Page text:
A new portrait taken with the world’s most powerful solar telescope has captured the face of our Sun in exquisite detail.
The middle layer of the Sun’s atmosphere, known as the chromosphere, looks almost like a shag rug up close and personal to the giant star, with a resolution of just 18 kilometers.
In the image above, bright hairs of fiery plasma can be seen flowing into the corona from a honeycomb-like pattern of pores, which is more easily visualized in the image below. These blistering blobs are known as granules, and each is about 1,600 kilometers (994 miles) wide.
Each of these portraits is approximately 82,500 kilometers (51,260 miles) wide, representing a single-digit percentage of the Sun’s total diameter. To put the sheer enormity of these images into context, astronomers have placed our own planet over the top for scale.
The incredible achievement commemorates the one-year anniversary of the Inouye Solar Telescope, the most powerful instrument of its kind, and the culmination of 25 years of careful planning.
The Sun’s chromosphere, which lies beneath the corona, is normally invisible and can only be seen during a total solar eclipse, when it forms a red rim around the blacked-out star. However, new technology has changed this.
We’ve never looked this closely at the light source of our Solar System before. The Inouye telescope can detect features in the Sun’s chromosphere as small as Manhattan.
When the nearly finished telescope released its first images last year, solar physicist Jeff Kunh dubbed it “the greatest leap in humanity’s ability to study the Sun.”since the time of Galileo.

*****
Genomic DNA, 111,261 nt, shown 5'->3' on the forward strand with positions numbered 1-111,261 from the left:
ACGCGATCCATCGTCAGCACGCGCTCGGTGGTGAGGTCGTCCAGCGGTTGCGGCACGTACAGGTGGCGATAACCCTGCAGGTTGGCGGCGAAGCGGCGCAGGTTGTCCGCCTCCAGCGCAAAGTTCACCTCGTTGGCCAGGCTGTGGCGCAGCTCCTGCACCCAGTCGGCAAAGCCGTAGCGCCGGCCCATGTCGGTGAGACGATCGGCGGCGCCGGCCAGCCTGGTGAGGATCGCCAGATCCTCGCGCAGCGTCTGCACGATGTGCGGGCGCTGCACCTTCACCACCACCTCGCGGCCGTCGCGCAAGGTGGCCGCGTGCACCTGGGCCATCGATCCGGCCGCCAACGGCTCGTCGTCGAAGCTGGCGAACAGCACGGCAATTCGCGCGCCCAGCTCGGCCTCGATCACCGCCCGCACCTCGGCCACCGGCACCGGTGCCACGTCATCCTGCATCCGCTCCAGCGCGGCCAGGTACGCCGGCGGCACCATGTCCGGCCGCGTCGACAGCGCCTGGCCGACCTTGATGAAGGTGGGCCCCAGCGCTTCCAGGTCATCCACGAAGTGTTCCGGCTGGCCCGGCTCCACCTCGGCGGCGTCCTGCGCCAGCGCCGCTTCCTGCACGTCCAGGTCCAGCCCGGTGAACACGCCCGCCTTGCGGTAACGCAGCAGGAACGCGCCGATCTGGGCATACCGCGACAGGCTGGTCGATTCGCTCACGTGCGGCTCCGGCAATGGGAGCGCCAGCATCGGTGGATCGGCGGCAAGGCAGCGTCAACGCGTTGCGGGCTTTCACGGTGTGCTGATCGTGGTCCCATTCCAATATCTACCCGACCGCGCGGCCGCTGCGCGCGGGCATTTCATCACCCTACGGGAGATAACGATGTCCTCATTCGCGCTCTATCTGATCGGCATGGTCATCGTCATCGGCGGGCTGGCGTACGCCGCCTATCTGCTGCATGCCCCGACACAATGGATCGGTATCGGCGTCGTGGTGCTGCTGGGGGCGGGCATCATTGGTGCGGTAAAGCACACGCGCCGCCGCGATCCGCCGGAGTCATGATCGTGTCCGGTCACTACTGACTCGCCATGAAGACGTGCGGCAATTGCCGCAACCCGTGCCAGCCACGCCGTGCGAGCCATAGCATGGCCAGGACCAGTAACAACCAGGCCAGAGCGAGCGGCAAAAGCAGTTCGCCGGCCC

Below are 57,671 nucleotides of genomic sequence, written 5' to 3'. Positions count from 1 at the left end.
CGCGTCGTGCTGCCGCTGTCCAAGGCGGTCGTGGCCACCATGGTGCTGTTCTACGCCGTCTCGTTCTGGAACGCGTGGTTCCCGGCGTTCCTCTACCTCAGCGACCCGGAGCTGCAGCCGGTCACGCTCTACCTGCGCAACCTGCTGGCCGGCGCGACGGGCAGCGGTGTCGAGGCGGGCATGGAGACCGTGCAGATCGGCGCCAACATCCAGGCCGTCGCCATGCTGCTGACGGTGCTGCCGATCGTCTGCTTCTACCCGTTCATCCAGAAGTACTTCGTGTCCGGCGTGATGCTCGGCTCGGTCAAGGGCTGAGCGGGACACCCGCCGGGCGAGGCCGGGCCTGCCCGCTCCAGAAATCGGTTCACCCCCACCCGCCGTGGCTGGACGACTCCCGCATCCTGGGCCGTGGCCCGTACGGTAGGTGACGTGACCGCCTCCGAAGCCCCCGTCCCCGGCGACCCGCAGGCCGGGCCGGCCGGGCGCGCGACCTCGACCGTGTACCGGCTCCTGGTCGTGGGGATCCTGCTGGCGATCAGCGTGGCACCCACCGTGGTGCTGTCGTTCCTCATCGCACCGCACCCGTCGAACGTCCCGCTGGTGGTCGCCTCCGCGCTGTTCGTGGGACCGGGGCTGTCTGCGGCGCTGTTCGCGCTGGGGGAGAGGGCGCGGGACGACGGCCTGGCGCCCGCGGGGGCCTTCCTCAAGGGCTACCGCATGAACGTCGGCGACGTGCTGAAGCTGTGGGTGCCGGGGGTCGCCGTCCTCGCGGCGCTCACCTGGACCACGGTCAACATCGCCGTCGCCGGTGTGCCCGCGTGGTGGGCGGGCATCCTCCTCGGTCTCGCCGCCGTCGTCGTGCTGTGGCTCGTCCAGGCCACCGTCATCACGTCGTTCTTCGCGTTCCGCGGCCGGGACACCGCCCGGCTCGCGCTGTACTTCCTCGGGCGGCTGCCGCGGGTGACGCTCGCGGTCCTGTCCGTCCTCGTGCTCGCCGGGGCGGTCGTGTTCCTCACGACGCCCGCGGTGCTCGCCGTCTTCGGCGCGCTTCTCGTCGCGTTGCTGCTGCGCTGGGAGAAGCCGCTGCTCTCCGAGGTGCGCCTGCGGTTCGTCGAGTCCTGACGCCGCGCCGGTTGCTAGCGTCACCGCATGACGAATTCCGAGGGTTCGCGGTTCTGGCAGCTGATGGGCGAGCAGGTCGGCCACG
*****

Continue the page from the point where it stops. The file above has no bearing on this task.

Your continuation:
Now, astronomer and space telescope scientist Matt Mountain, president of the Association of Universities for Research in Astronomy (AURA), says that a “new era of Solar Physics” has begun.
Scientists will be able to predict and prepare for solar storms, which can send a tsunami of hot plasma and magnetism all the way from the Sun’s corona to Earth, potentially causing global blackouts and internet outages for months.
“In particular we thank the people of Hawai’i for the privilege of operating from this remarkable site, to the National Science Foundation (NSF) and the US Congress for their consistent support, and to our Inouye Solar Telescope Team, many of whom have tirelessly devoted over a decade to this transformational project,” Mountain said in a recent announcement.
The Inouye Solar Telescope is located on the Maui volcano Haleakal, which is culturally and spiritually significant to Native Hawaiians. The NSF proudly claims that native Hawaiian input was included throughout the telescope’s construction, but some native Hawaiians say the instrument still feels like an affront by white colonizers.
Another massive telescope planned for the dormant volcano Maunakea has been met with strong opposition from native Hawaiians, who do not want their sacred site to be desecrated for the sake of western science.
The Inouye Solar Telescope is clearly a massive scientific achievement for modern astronomers, but it comes at a cultural cost to an ancient community of stargazers.
Long before Galileo, indigenous peoples all over the world used the Sun, Moon, and stars to better understand our place in the Universe.
The Inouye Solar Telescope gives us unprecedented access to the center of our Solar System, but as our focus narrows, we must not lose sight of the stargazers who came before us.
We get closer to the stars by standing on their shoulders.
READ MORE: Here’s What The Sun Looks Like From Every Planet In Our Solar System